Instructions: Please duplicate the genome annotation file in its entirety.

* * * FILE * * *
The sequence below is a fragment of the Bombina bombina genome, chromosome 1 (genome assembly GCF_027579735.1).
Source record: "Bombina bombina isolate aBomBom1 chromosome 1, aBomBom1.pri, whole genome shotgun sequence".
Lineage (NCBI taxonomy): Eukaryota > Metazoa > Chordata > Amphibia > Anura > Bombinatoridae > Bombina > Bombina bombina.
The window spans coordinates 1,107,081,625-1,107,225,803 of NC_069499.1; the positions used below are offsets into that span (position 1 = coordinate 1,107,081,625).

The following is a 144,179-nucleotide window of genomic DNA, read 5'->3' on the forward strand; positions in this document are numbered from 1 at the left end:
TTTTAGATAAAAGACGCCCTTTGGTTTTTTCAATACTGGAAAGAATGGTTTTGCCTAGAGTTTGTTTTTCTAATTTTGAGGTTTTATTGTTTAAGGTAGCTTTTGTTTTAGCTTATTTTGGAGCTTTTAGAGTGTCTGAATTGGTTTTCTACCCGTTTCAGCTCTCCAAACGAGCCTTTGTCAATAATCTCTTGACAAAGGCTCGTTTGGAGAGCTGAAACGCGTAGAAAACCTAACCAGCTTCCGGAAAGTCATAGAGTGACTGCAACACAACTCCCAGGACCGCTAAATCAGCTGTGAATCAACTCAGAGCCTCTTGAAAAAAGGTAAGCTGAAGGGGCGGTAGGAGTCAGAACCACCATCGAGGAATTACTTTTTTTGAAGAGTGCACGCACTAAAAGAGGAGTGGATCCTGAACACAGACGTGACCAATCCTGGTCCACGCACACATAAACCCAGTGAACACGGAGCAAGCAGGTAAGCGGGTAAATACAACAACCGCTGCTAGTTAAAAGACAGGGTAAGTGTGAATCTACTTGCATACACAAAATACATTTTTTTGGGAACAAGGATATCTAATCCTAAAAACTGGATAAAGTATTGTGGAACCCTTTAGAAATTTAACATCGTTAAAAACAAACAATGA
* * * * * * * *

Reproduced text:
The sequence below is a fragment of the Bombina bombina genome, chromosome 1 (genome assembly GCF_027579735.1).
Source record: "Bombina bombina isolate aBomBom1 chromosome 1, aBomBom1.pri, whole genome shotgun sequence".
Lineage (NCBI taxonomy): Eukaryota > Metazoa > Chordata > Amphibia > Anura > Bombinatoridae > Bombina > Bombina bombina.
The window spans coordinates 1,107,081,625-1,107,225,803 of NC_069499.1; the positions used below are offsets into that span (position 1 = coordinate 1,107,081,625).

The following is a 144,179-nucleotide window of genomic DNA, read 5'->3' on the forward strand; positions in this document are numbered from 1 at the left end:
TTTTAGATAAAAGACGCCCTTTGGTTTTTTCAATACTGGAAAGAATGGTTTTGCCTAGAGTTTGTTTTTCTAATTTTGAGGTTTTATTGTTTAAGGTAGCTTTTGTTTTAGCTTATTTTGGAGCTTTTAGAGTGTCTGAATTGGTTTTCTACCCGTTTCAGCTCTCCAAACGAGCCTTTGTCAATAATCTCTTGACAAAGGCTCGTTTGGAGAGCTGAAACGCGTAGAAAACCTAACCAGCTTCCGGAAAGTCATAGAGTGACTGCAACACAACTCCCAGGACCGCTAAATCAGCTGTGAATCAACTCAGAGCCTCTTGAAAAAAGGTAAGCTGAAGGGGCGGTAGGAGTCAGAACCACCATCGAGGAATTACTTTTTTTGAAGAGTGCACGCACTAAAAGAGGAGTGGATCCTGAACACAGACGTGACCAATCCTGGTCCACGCACACATAAACCCAGTGAACACGGAGCAAGCAGGTAAGCGGGTAAATACAACAACCGCTGCTAGTTAAAAGACAGGGTAAGTGTGAATCTACTTGCATACACAAAATACATTTTTTTGGGAACAAGGATATCTAATCCTAAAAACTGGATAAAGTATTGTGGAACCCTTTAGAAATTTAACATCGTTAAAAACAAACAATGA